"About how one works with students in a distant format, about how one works with faculty, about the pedagogy of online. The transition to becoming an institution which provided the courses, educational and administrative services that comprise the modern university education online is a very difficult one. Umuc has worked very hard at this and it is still a challenge."
The man now running virtual education at New York University is Dr. Robert Manuel. He explains how when he took over he had to rethink the university's approach to offering higher education online.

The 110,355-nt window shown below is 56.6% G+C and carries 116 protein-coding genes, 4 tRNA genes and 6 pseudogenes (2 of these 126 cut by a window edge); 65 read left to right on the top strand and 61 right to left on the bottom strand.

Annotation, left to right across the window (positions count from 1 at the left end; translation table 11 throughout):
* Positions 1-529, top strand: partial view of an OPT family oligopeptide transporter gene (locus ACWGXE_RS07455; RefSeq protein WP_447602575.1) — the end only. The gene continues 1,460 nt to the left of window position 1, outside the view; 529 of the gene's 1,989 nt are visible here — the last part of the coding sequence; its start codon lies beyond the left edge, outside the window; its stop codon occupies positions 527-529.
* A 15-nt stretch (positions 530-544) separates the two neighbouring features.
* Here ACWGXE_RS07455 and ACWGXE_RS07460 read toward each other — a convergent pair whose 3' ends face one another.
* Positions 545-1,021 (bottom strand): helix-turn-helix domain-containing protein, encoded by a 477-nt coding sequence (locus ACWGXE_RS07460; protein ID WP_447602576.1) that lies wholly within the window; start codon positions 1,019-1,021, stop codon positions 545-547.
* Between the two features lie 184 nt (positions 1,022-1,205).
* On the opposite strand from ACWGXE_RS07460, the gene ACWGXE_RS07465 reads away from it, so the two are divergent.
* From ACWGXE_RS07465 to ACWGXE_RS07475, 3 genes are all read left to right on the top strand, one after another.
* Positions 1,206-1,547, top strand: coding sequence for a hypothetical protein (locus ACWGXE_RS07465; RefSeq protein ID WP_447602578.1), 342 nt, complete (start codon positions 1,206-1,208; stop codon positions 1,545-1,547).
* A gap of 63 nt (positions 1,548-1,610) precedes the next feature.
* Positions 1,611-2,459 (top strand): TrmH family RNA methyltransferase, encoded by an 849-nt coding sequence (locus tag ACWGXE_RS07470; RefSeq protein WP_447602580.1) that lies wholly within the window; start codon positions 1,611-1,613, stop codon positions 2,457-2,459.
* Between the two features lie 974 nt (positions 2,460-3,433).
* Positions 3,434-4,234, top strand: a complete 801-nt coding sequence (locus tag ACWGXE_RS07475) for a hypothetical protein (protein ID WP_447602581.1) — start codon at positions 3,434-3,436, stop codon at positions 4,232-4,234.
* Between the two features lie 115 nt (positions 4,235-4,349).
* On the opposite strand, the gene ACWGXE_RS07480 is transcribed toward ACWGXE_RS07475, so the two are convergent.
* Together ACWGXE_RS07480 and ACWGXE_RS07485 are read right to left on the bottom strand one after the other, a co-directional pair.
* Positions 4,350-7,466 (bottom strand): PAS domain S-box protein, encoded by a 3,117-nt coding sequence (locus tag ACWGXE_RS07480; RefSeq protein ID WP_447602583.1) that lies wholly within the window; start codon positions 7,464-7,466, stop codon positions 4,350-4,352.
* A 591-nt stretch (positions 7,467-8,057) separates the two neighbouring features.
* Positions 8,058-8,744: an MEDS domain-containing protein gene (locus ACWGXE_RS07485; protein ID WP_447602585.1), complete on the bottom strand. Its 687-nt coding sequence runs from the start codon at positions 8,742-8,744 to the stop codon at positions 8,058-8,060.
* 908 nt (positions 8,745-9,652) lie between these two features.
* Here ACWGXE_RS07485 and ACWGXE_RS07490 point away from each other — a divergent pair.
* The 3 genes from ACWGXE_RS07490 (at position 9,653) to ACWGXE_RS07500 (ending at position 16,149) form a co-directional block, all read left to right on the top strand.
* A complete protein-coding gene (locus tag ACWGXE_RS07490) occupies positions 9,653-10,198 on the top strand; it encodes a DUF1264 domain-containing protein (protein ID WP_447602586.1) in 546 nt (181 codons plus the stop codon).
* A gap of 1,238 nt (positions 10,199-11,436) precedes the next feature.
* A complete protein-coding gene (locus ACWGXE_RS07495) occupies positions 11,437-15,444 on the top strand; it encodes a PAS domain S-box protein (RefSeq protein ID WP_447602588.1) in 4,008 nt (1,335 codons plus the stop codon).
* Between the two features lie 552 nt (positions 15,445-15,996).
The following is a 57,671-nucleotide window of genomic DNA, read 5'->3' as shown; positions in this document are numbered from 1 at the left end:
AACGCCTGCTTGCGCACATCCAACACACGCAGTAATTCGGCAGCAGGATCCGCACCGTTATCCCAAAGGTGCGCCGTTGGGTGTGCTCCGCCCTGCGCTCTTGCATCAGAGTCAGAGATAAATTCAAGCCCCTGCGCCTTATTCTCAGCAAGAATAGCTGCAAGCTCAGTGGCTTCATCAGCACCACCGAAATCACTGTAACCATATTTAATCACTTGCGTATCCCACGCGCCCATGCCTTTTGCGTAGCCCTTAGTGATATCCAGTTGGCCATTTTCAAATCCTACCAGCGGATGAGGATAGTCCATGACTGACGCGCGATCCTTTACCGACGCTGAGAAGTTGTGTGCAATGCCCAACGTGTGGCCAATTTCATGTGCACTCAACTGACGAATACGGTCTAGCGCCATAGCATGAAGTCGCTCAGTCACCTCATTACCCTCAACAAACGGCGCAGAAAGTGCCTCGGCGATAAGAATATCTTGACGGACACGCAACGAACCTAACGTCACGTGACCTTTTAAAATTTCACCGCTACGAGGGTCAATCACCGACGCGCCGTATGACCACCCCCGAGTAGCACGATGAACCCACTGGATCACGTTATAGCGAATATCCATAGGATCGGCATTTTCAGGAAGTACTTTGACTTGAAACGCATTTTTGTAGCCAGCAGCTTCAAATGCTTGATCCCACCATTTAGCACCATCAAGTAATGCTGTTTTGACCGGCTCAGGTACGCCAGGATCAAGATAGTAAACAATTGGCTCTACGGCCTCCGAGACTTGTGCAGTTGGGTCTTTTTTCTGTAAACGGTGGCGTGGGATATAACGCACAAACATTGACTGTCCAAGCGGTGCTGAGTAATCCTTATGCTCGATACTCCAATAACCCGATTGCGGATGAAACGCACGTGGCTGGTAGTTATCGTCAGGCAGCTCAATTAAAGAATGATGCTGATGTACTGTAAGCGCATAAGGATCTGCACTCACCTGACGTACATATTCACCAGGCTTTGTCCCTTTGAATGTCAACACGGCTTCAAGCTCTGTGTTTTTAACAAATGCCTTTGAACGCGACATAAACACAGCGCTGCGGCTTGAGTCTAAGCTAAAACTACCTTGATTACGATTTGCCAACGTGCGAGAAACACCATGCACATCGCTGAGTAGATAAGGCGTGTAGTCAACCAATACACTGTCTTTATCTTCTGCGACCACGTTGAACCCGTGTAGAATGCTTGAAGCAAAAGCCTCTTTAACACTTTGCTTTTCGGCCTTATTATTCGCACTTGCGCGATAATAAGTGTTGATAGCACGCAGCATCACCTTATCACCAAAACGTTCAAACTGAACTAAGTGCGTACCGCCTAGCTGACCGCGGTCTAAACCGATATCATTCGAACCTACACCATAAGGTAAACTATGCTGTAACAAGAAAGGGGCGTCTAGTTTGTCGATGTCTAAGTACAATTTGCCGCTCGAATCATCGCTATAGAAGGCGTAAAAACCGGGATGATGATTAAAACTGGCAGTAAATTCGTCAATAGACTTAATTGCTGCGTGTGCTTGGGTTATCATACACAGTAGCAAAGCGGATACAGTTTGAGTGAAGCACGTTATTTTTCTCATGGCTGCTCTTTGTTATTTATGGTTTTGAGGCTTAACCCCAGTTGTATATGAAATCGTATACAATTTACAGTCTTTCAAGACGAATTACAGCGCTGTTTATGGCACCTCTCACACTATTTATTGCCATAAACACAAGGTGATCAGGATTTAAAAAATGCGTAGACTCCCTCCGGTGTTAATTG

"We touched on the need to conceive a new experience. Many of the things that make up a good campus experience were replicated online. We conceived this experience from the students' perspectives by breathing a lot of humanity into our courses."
Dr Manuel says NYU moved from a technology-focused solution to an educational solution supported by technology. For instance, the university took Voice Over Internet Protocol (VoIP) and integrated it into its teaching programmes so that students can communicate conveniently at any time with academic staff and their faculties.
That change in strategy is already bearing fruits. According to Dr Manuel, student retention rate is now 90% and enrolment on virtual graduate programmes is growing rapidly.
"We also provide regular training for our lecturers, faculty staff and students so as to enable a better online education experience," he added.